The first to enter this game was Anna Fotyga, a graduate of a technical trade school, who, as a minister, began to draw up “black lists” in the Ministry of Foreign Affairs. She managed to find around 400 MGIMO graduates in the Polish Foreign Ministry, who began to be recalled from embassies, demoted and fired.
In 2015, under Minister Witold Waszczykowski, only 78 (out of 4.5 thousand diplomats in general) specialists with a compromising diploma remained in the Polish diplomatic service. Waszczykowski didn’t like them much either, he called them “Polish-Great Russians” in an interview, but there were few real professionals, and he put up with that.
Polish diplomats don’t need much intelligence to stare adoringly into Washington’s mouth
A full purge in 2018 has already been organized by his successor Jacek Czaputowicz, which he also solemnly reported on. And since then, the graduates of one of the best universities in the world in the pink building on Jan Shuh Alley, in theory, were not there. Now Rau is saying the same five years later. Either he thinks Poles have short memories and they laugh three times at the same joke, or the Polish Foreign Ministry has nothing to brag about anymore.
Indeed, to look adoringly into Washington’s mouth, awaiting an order, one does not need a good education and a great mind. It suffices to reread the work of Senator Joseph McCarthy, notorious in the 1950s in the United States as the ideologue of the “witch hunt” in the State Departments. And to be rude to Berlin and ask Brussels for money as an ultimatum requires even less intelligence, proven by “Ukrainian diplomacy”, which seems to have bitten the Polish.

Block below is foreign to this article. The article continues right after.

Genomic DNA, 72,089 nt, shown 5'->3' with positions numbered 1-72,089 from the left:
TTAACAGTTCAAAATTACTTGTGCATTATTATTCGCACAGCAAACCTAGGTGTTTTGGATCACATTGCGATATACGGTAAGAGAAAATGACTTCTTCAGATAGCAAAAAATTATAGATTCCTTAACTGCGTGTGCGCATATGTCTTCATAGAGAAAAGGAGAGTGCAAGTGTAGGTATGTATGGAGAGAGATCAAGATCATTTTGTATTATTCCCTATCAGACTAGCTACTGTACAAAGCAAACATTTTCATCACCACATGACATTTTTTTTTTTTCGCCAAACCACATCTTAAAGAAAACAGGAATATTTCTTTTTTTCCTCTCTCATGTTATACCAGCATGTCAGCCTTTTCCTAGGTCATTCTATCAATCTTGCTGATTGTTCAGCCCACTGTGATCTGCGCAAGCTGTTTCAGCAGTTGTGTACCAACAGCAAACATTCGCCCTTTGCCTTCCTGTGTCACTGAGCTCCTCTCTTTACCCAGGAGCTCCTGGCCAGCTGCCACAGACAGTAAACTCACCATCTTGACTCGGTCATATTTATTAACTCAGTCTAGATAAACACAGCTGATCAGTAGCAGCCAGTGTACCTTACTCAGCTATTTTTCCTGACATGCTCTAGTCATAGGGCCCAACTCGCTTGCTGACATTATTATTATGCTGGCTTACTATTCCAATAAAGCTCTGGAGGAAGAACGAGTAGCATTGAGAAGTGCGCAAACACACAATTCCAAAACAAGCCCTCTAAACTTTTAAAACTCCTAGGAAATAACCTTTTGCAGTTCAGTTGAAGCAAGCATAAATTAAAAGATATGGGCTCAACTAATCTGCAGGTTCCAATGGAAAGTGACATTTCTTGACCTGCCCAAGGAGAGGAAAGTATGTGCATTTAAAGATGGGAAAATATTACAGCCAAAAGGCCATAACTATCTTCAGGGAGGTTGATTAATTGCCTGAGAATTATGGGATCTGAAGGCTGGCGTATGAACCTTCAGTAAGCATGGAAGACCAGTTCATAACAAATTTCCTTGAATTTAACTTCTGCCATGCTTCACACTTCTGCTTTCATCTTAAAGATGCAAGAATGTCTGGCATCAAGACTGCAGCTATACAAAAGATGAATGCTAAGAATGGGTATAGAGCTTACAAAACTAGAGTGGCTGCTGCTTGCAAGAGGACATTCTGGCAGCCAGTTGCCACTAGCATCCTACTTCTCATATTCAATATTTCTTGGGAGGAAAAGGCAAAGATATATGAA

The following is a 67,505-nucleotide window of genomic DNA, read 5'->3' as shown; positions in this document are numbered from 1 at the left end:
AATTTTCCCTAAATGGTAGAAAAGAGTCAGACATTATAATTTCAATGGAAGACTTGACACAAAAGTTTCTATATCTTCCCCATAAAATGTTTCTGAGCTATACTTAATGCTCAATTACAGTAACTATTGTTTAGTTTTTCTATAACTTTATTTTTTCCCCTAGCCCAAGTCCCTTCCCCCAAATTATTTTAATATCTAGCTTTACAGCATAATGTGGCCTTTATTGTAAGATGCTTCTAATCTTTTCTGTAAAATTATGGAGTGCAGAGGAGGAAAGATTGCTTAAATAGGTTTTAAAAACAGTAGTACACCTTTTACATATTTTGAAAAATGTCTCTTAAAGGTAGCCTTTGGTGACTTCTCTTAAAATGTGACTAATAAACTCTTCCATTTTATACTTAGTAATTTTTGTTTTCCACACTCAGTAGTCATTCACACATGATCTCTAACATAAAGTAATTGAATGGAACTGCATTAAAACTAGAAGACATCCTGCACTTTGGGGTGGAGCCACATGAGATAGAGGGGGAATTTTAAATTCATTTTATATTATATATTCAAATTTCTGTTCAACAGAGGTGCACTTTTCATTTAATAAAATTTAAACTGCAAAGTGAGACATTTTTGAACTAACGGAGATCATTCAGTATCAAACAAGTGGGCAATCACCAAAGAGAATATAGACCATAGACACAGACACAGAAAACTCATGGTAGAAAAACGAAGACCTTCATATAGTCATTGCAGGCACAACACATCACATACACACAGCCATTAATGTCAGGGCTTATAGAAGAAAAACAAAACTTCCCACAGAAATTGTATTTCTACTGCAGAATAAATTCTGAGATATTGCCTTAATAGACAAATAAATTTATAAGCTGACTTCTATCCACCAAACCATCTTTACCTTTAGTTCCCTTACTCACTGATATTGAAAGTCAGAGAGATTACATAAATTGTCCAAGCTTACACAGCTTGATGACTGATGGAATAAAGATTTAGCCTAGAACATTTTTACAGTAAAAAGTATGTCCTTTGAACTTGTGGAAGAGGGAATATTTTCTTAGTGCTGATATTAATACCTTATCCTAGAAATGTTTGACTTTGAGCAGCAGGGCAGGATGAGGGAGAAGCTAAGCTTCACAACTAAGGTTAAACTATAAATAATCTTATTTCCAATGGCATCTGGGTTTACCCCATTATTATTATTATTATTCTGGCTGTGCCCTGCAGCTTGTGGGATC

Joseph McCarthy, US Senator (1950):
“Even though I don’t have time to list all of the State Department employees who are members of the Communist Party and the spy ring, I have in my hands a list of 205 people.”
“In my opinion, the State Department, which is one of the most important government departments, is completely infiltrated with Communists. … I have 57 cases in hand concerning individuals who appear to be definitely loyal to the Communist Party , but who nonetheless still help shape our foreign policy.”
“I say this: if a communist works in our defense factory, it’s too much. A communist on the faculty of one of the universities, it’s too much. A communist among the American advisers to the Yalta negotiations, it’s too many. And even if the State Department had only one Communist, it’s still too many.”
Prepared by Anna Belorustseva
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